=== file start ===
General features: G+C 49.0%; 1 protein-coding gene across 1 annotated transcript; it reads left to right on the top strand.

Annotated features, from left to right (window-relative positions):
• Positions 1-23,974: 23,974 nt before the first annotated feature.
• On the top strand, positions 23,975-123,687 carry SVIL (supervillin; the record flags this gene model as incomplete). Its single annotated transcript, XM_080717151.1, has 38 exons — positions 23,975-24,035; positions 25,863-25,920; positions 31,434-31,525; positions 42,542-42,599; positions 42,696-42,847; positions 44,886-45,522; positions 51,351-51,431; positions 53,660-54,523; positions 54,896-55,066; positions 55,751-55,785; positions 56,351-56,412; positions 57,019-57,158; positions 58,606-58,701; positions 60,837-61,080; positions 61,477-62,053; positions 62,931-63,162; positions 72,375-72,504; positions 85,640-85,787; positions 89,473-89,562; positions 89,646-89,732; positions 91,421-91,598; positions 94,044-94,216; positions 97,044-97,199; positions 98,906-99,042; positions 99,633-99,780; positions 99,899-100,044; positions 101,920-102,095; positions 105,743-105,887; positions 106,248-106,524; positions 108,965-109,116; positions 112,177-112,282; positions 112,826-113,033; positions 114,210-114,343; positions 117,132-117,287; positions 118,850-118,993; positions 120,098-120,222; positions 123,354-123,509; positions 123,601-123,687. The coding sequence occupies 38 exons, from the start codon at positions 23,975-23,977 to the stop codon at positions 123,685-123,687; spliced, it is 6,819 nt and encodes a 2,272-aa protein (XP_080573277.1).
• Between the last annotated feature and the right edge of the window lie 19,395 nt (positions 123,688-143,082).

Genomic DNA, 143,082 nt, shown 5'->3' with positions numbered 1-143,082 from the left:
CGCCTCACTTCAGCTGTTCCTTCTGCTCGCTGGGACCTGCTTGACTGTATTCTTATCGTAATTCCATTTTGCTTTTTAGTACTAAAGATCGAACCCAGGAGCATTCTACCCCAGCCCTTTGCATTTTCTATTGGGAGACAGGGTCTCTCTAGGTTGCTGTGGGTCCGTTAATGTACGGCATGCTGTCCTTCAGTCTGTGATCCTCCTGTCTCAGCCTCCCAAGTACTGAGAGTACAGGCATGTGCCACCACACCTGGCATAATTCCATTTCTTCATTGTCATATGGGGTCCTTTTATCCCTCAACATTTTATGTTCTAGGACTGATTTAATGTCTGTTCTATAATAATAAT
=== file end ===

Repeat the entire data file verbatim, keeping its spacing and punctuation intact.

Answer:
General features: G+C 49.0%; 1 protein-coding gene across 1 annotated transcript; it reads left to right on the top strand.

Annotated features, from left to right (window-relative positions):
• Positions 1-23,974: 23,974 nt before the first annotated feature.
• On the top strand, positions 23,975-123,687 carry SVIL (supervillin; the record flags this gene model as incomplete). Its single annotated transcript, XM_080717151.1, has 38 exons — positions 23,975-24,035; positions 25,863-25,920; positions 31,434-31,525; positions 42,542-42,599; positions 42,696-42,847; positions 44,886-45,522; positions 51,351-51,431; positions 53,660-54,523; positions 54,896-55,066; positions 55,751-55,785; positions 56,351-56,412; positions 57,019-57,158; positions 58,606-58,701; positions 60,837-61,080; positions 61,477-62,053; positions 62,931-63,162; positions 72,375-72,504; positions 85,640-85,787; positions 89,473-89,562; positions 89,646-89,732; positions 91,421-91,598; positions 94,044-94,216; positions 97,044-97,199; positions 98,906-99,042; positions 99,633-99,780; positions 99,899-100,044; positions 101,920-102,095; positions 105,743-105,887; positions 106,248-106,524; positions 108,965-109,116; positions 112,177-112,282; positions 112,826-113,033; positions 114,210-114,343; positions 117,132-117,287; positions 118,850-118,993; positions 120,098-120,222; positions 123,354-123,509; positions 123,601-123,687. The coding sequence occupies 38 exons, from the start codon at positions 23,975-23,977 to the stop codon at positions 123,685-123,687; spliced, it is 6,819 nt and encodes a 2,272-aa protein (XP_080573277.1).
• Between the last annotated feature and the right edge of the window lie 19,395 nt (positions 123,688-143,082).

Genomic DNA, 143,082 nt, shown 5'->3' with positions numbered 1-143,082 from the left:
CGCCTCACTTCAGCTGTTCCTTCTGCTCGCTGGGACCTGCTTGACTGTATTCTTATCGTAATTCCATTTTGCTTTTTAGTACTAAAGATCGAACCCAGGAGCATTCTACCCCAGCCCTTTGCATTTTCTATTGGGAGACAGGGTCTCTCTAGGTTGCTGTGGGTCCGTTAATGTACGGCATGCTGTCCTTCAGTCTGTGATCCTCCTGTCTCAGCCTCCCAAGTACTGAGAGTACAGGCATGTGCCACCACACCTGGCATAATTCCATTTCTTCATTGTCATATGGGGTCCTTTTATCCCTCAACATTTTATGTTCTAGGACTGATTTAATGTCTGTTCTATAATAATAAT